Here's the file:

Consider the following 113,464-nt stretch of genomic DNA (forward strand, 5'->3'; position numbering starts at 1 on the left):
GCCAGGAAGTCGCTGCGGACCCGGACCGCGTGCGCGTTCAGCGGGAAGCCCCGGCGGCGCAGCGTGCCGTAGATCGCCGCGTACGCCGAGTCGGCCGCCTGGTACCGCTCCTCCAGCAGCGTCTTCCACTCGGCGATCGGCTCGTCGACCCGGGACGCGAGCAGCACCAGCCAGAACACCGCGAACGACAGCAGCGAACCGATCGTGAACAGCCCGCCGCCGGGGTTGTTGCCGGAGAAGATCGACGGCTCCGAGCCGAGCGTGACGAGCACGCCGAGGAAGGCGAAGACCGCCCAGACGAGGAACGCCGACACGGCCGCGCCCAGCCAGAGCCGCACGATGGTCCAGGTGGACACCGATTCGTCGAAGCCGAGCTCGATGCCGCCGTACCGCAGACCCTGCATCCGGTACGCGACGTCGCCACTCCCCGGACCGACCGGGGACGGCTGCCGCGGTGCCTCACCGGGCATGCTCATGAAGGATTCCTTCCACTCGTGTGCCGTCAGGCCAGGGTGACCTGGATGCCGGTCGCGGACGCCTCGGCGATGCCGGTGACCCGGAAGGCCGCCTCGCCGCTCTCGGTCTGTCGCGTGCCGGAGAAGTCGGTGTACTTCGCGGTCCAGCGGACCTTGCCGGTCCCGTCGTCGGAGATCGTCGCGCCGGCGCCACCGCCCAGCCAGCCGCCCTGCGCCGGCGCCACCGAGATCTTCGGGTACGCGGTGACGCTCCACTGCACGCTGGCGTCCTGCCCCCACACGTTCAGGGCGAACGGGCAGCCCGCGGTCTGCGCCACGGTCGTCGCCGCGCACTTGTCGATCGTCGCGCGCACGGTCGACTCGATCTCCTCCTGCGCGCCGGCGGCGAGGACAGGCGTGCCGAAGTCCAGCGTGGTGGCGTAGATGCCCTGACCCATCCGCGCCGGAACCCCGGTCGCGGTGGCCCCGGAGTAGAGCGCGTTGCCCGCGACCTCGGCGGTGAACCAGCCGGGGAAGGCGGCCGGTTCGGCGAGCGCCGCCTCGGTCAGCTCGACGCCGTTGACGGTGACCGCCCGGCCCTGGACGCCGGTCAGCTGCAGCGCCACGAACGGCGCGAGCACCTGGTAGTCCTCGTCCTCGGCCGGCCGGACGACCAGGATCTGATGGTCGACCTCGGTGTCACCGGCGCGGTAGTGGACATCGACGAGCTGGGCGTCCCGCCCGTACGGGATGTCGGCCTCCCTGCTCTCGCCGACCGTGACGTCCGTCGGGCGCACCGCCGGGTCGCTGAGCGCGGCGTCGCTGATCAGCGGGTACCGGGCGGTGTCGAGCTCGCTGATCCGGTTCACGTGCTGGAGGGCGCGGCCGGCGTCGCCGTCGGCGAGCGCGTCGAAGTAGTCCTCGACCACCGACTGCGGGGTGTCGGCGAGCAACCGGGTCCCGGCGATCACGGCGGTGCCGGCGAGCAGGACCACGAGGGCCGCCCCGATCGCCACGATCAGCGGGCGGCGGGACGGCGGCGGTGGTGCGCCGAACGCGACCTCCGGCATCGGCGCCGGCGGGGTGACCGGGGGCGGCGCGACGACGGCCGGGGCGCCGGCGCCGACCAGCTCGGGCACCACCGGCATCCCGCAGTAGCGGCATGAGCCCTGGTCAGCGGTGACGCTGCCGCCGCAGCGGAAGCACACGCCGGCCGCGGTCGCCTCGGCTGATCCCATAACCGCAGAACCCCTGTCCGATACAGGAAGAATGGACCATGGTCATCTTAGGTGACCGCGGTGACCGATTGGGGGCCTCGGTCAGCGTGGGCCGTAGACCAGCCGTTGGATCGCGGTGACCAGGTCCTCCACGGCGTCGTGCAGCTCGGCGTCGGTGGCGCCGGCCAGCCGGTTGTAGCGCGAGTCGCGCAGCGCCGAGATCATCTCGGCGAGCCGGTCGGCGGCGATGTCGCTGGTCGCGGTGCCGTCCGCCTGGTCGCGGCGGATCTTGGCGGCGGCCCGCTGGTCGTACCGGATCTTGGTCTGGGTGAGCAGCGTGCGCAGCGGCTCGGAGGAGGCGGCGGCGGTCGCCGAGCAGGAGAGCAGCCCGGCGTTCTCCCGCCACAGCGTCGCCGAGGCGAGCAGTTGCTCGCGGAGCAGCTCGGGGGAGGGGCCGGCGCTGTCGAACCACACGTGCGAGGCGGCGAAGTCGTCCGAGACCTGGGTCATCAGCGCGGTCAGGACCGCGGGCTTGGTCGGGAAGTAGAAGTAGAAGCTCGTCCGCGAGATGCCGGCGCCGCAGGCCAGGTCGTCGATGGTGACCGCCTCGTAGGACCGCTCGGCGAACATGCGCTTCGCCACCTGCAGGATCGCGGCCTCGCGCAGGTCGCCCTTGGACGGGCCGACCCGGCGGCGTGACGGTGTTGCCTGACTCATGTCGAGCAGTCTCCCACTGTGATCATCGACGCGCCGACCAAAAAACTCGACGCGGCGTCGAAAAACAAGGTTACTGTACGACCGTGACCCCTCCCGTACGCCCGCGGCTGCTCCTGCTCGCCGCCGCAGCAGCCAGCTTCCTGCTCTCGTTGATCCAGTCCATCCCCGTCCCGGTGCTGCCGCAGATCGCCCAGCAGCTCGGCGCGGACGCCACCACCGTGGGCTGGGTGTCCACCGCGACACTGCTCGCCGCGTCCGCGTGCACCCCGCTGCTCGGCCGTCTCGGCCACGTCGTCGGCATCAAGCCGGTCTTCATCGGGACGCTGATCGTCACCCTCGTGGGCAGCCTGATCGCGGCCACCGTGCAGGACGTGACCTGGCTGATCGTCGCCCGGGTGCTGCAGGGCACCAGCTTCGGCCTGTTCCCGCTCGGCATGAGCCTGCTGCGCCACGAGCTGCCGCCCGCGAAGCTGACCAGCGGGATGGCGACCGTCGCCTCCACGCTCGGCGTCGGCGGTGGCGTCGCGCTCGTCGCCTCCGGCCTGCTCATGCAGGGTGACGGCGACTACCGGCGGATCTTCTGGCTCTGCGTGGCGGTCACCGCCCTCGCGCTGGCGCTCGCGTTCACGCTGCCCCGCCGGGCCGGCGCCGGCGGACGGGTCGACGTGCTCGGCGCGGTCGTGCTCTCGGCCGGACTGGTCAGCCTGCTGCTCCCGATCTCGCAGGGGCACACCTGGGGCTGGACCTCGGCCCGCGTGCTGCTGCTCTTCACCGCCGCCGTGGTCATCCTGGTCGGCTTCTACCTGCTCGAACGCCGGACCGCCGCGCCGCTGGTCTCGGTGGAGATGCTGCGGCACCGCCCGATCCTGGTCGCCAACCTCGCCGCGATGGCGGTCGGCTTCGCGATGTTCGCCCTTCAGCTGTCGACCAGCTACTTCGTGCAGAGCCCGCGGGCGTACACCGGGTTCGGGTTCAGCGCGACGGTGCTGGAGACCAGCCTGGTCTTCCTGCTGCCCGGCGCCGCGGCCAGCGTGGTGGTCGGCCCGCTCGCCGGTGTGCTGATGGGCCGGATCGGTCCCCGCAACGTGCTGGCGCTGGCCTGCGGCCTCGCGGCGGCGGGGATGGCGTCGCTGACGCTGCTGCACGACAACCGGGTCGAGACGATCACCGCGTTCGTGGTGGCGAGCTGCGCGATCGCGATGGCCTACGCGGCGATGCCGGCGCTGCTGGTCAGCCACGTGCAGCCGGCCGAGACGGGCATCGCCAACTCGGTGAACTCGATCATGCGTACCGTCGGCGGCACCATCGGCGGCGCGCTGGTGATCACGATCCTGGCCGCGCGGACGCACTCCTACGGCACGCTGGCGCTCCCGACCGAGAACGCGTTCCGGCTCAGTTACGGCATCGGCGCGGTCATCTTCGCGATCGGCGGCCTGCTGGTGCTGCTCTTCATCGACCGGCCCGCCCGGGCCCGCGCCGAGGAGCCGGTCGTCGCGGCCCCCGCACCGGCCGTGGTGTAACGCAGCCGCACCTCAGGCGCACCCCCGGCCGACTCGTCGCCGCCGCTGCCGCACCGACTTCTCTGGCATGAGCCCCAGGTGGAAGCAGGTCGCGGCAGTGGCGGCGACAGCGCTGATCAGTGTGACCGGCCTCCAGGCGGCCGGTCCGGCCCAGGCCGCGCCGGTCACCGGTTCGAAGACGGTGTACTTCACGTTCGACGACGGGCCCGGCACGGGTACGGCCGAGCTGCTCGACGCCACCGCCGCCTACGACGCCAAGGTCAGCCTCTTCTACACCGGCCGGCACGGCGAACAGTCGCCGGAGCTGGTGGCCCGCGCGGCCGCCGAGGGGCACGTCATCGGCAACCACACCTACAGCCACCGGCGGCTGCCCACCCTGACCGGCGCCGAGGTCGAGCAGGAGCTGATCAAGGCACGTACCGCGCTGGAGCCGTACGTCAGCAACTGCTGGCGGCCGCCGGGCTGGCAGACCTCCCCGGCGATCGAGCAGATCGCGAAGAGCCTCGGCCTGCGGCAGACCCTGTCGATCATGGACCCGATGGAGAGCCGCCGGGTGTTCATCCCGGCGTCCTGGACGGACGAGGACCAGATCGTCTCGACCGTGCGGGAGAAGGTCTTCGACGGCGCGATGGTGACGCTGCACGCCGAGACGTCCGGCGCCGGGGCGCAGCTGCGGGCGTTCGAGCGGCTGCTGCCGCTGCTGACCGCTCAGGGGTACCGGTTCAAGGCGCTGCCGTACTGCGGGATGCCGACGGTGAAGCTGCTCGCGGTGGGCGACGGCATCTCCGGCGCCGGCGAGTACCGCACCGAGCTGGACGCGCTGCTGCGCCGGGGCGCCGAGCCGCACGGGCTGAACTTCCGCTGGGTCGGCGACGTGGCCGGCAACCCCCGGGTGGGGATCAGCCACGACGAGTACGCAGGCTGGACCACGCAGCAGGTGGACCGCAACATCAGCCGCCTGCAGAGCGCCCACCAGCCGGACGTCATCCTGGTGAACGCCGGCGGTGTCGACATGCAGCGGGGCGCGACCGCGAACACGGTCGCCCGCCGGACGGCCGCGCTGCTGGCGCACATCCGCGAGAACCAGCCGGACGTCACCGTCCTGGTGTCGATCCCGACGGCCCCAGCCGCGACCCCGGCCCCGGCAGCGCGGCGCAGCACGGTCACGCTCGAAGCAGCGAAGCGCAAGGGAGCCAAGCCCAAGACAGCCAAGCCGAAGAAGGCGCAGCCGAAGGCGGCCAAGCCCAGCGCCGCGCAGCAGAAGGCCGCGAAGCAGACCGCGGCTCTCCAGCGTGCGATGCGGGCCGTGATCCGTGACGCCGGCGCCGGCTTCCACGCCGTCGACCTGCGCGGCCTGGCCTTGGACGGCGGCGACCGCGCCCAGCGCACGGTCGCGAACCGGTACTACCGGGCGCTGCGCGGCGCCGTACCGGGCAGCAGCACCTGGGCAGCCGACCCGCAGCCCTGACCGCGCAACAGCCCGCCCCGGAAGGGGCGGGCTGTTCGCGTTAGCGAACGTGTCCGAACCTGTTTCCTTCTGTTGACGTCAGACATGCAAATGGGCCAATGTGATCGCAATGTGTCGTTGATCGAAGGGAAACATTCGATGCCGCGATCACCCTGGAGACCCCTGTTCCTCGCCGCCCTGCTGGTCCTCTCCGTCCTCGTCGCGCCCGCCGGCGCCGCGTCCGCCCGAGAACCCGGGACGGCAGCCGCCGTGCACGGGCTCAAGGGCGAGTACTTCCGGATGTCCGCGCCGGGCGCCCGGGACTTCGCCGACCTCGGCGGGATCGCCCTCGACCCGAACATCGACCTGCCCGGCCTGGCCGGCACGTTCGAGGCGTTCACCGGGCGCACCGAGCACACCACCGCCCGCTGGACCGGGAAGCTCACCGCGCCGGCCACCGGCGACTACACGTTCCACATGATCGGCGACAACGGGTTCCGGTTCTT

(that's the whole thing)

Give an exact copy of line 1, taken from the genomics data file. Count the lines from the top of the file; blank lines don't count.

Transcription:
Consider the following 113,464-nt stretch of genomic DNA (forward strand, 5'->3'; position numbering starts at 1 on the left):